Labor Super PAC funds Kenney TV spot

     (Electronic image via Kenney ad)

    (Electronic image via Kenney ad)

    A Super PAC heavily supported by organized labor has aired the first TV ad of the Philadelphia Mayor’s race, a positive spot supporting Democratic hopeful Jim Kenney.

    You can see the ad, produced by the Philadelphia-based Campaign Group, above.

    Building a Better Pa. emerged last year supporting Democratic Congressional candidate Brendan Boyle, who won a four-way primary in the race to replace U.S. Rep. Allyson Schwartz in the 13th Congressinal district. Boyle was sworn in in January, representing the district which includes parts of Montgomery County and Northeast Philadelphia.

    There are no figures available for what Building a Better Pa. raised or spent in 2015. It’s filings show that of the $364,536 it raised in 2014, $237,000 came from the political committee of the International Brotherhood of Electrical Workers Local 98, headed by John Dougherty, one of the most politically-influential labor leaders in Pennsylvania. Virtually all of that money was spent on the Boyle primary campaign.

    When Building a Better Pa. ran ads supporting Boyle last spring, Wayne Miller, president of the Sprinkler Fitters Local 692 issued a statement on behalf of group, saying it’s “an independent coalition of Philadelphia area labor unions and concerned citizens.”

    As an independent expenditure-only committee, Building a Better Pa. can raise and spend as much as it wants in support of a candidate, but can’t coordinate activities with any candidate or his committee.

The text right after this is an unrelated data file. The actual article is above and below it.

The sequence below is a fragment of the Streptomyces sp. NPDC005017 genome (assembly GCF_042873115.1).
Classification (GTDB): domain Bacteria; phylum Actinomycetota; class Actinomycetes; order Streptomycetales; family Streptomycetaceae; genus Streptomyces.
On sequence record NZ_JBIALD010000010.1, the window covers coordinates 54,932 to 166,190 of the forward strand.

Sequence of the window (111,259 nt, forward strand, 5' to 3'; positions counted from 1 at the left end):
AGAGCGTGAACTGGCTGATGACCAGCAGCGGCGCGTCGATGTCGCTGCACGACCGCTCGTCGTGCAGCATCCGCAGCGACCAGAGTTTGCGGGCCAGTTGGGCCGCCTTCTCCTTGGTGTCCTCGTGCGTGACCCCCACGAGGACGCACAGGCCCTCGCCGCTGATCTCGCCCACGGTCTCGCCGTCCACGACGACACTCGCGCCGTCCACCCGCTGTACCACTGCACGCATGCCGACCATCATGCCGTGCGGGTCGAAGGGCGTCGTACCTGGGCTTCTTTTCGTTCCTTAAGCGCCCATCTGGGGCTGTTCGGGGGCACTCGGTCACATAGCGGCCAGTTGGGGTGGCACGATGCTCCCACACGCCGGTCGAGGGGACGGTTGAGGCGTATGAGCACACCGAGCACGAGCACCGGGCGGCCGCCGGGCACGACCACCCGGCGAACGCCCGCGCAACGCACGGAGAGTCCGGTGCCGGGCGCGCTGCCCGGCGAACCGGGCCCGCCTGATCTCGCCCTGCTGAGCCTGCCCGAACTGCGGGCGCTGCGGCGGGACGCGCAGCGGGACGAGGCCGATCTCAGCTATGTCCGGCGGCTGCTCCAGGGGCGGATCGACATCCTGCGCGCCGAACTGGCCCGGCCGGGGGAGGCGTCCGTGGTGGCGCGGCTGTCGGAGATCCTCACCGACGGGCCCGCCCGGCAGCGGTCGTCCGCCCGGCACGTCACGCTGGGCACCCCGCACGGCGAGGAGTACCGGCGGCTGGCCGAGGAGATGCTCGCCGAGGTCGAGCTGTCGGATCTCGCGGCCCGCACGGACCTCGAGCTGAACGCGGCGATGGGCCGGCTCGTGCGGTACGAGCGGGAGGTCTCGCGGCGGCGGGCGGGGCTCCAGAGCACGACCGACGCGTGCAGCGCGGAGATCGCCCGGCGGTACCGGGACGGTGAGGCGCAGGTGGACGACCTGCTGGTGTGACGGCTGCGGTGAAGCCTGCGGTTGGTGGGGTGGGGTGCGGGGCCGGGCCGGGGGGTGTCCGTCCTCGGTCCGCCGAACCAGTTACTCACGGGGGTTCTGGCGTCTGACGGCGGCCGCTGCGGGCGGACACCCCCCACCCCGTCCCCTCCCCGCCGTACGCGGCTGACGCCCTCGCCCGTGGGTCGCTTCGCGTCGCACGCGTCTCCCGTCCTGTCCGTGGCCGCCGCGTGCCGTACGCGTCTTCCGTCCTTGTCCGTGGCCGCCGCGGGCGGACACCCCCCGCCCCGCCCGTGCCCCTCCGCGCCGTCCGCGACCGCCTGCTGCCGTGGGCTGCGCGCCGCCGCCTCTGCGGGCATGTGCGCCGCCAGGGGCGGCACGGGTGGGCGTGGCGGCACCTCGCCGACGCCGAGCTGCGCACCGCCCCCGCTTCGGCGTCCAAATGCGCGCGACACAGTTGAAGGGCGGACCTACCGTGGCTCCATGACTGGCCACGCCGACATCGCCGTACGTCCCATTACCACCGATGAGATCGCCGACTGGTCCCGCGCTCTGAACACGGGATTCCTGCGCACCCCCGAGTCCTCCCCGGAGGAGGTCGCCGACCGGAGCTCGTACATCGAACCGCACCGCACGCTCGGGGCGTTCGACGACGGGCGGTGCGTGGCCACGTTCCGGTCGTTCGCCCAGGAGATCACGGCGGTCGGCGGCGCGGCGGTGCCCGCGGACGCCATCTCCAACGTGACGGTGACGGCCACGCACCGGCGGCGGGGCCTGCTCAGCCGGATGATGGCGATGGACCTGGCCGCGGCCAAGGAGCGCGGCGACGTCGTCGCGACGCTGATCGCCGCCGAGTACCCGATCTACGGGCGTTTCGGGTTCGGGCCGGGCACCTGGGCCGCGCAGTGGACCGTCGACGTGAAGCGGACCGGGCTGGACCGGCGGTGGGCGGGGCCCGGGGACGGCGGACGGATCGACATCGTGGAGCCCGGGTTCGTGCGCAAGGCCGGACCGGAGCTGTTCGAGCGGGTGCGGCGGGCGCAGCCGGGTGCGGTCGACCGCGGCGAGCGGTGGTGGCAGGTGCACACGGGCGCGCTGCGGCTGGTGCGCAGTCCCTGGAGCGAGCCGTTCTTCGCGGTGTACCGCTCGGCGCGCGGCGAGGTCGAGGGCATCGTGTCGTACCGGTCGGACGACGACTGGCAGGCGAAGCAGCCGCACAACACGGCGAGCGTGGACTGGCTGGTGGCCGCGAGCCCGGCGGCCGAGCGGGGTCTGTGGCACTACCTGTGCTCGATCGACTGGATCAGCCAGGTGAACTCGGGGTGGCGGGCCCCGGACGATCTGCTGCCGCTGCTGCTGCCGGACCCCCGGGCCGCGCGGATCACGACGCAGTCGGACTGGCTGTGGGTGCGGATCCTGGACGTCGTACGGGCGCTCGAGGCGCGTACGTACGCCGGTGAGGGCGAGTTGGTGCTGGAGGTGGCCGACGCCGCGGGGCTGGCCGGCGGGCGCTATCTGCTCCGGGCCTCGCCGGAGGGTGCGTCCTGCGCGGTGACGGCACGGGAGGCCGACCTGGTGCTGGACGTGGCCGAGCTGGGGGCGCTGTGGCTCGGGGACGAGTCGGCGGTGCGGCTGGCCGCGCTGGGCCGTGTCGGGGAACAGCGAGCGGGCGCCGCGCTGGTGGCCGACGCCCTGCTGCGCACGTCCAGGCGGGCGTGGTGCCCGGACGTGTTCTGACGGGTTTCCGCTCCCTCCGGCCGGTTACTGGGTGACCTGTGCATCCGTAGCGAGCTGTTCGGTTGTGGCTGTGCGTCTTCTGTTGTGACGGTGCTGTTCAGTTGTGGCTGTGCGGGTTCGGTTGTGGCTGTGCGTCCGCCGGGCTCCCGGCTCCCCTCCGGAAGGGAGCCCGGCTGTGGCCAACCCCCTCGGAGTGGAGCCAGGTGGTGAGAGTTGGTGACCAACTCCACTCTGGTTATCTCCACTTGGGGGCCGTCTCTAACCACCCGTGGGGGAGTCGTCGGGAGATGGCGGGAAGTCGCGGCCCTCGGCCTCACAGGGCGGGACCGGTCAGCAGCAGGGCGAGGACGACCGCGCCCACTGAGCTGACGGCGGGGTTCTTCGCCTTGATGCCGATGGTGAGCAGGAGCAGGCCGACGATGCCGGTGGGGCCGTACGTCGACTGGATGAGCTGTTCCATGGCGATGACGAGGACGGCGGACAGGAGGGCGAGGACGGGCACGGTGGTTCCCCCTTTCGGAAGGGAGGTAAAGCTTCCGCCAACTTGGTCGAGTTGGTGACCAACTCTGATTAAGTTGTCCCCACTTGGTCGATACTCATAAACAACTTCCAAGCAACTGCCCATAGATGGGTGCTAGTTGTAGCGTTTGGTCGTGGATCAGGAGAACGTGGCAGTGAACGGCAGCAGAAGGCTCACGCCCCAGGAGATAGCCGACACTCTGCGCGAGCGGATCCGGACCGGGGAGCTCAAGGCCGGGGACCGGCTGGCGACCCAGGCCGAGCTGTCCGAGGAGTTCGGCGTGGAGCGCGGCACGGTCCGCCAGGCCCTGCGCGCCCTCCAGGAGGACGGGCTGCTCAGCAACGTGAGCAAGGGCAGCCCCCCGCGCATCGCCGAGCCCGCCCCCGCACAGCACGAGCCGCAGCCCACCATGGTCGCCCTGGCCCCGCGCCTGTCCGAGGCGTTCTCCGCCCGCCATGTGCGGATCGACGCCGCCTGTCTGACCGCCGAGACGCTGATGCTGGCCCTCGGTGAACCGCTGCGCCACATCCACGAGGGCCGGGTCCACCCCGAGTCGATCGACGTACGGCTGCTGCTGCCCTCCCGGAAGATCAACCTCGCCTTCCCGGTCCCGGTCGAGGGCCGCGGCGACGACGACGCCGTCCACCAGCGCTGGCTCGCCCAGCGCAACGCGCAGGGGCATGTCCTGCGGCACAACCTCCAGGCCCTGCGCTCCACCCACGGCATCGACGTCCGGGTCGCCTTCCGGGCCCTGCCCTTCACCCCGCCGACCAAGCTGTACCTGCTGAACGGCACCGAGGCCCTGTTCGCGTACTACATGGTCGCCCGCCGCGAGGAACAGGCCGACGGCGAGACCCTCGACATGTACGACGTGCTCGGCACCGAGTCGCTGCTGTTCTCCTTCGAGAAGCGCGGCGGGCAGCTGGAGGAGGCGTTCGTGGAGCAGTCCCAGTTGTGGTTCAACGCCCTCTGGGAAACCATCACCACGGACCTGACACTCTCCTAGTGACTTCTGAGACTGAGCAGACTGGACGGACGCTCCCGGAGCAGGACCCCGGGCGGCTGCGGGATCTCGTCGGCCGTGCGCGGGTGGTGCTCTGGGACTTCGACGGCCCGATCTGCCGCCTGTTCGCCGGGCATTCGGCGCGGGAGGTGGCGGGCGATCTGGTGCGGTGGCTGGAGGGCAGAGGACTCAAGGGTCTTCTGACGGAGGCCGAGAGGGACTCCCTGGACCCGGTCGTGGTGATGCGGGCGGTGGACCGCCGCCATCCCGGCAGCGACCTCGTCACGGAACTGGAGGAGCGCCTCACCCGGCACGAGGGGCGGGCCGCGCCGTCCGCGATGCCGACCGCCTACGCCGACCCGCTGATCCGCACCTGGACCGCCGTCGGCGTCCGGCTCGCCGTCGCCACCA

City campaign finance laws limit contributions to candidates to $2,900 from individuals and $11,500 from political committees and business partnerships. Since the candidates in this year’s mayor’s race haven’t raised large sums on their own, it was anticipated that independent expenditure groups which have no contribution limits would play a major role in the race.

    Three Bala Cynwyd financial executives have donated a total of $250,000 to an independent expenditure committee called American Cities, which will be supporting State Sen. Anthony Williams in the race.

    Asked for comment, spokeswoman Lauren Hitt said that while the Kenney campaign had nothing to do with the ad, “Jim has a long history of standing up for civil rights even when it wasn’t popular to do so, and the ad accurately reflects that as mayor he wouldn’t be a business as usual politician.

    {gdoc_chart title=”Building A Better PA’s Union Donors” gdoc_id=”1DOeG5FHH98KjhTo61EjgVsJm1f9f497ZuT7ud-aIiGw” source=”Federal Election Commission”} Labor unions and the amounts they gave to Building A Better PA {/gdoc_chart}

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